Americans still see Bush-era interrogation techniques as justified and effective

Featured image One of the nobler, if not the only noble purpose of publicly releasing the Feinsten report was to fuel public debate about the very harsh interrogation techniques used in some instances by the CIA after 9/11. Predictably, though, the rekindled debate has been as stale as the original version had become. In any event, the returns from the debate are in. A Pew Research survey shows that, by a wide »

The Context of Harsh Interrogation

Featured image As Dick Cheney and others have emphasized, it is foolish to evaluate the enhanced interrogation techniques used by the CIA without acknowledging their context: in the aftermath of 9/11, the federal government’s most important responsibility was to do everything possible to ensure that there was no sequel. Democratic Senators and Congressmen who were briefed on the CIA’s operations at the time had no problem with what the agency was doing. »

John Brennan’s knowable “unknowables”

Featured image John Brennan spoke to the press yesterday about Dianne Feinstein’s travesty of a report on past CIA interrogation practices. It’s highly unusual for the CIA director to hold take questions from the media, but Brennan did. Unusual though Brennan’s appearance was, the Washington Post, which has devoted its front page to story after story on Feinstein’s hit-job, relegates Brennan to page 14. The Post, it appears, is only marginally more »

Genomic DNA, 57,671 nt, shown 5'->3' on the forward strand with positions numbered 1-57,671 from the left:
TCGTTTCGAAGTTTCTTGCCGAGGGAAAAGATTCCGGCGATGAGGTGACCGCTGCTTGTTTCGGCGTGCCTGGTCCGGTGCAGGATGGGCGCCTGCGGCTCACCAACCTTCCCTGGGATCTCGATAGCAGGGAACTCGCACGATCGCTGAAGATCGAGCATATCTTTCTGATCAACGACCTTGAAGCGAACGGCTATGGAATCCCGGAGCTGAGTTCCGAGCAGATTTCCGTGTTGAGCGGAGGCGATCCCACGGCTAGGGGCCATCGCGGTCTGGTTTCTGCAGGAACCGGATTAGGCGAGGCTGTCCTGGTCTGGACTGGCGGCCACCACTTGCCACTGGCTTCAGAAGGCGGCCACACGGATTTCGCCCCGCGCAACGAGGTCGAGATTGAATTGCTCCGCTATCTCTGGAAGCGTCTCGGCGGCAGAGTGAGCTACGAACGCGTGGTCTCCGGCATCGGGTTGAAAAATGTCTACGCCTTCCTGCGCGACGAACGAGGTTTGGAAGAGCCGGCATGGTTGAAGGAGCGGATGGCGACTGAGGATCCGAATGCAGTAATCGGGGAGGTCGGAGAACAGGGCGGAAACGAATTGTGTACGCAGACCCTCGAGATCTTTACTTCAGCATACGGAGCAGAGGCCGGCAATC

Feinstein’s war on the CIA — what purpose does it serve?

Featured image The Obama administration has instituted special security measures to protect U.S. facilities around the world in the event of attacks prompted by the release of Dianne Feinstein’s “torture” report. White House spokesman Josh Earnest said that “there are some indications. . .that the release of the report could lead to a greater risk that is posed to U.S. facilities and individuals all around the world.” John Kerry was concerned enough »

Senate Intelligence Committee’s Report Confirms that CIA Did Not Torture Detainees

Featured image I haven’t had time to read the entire Senate Intelligence Committee Report on the CIA’s Detention and Interrogation Program, an unclassified version of which was released today. It is 499 pages long. But I have spent enough time with it to have several observations. First, the tone of the report is remarkably hostile to the CIA. It reads like a prosecutor’s brief. I don’t know what the Agency did to »

Dianne Feinstein and her one-sided, self-serving report on enhanced interrogations

Featured image The big news today will be the Senate Intelligence Committee’s report on the CIA’s interrogation policy during the Bush years, which has finally been made public. The mainstream media will see to it that the story dominates the headlines. It already dominates the Washington Post’s main page. I expect we’ll have lots to say about the report, whose contents have been leaked over the past months. For now, I’ll link »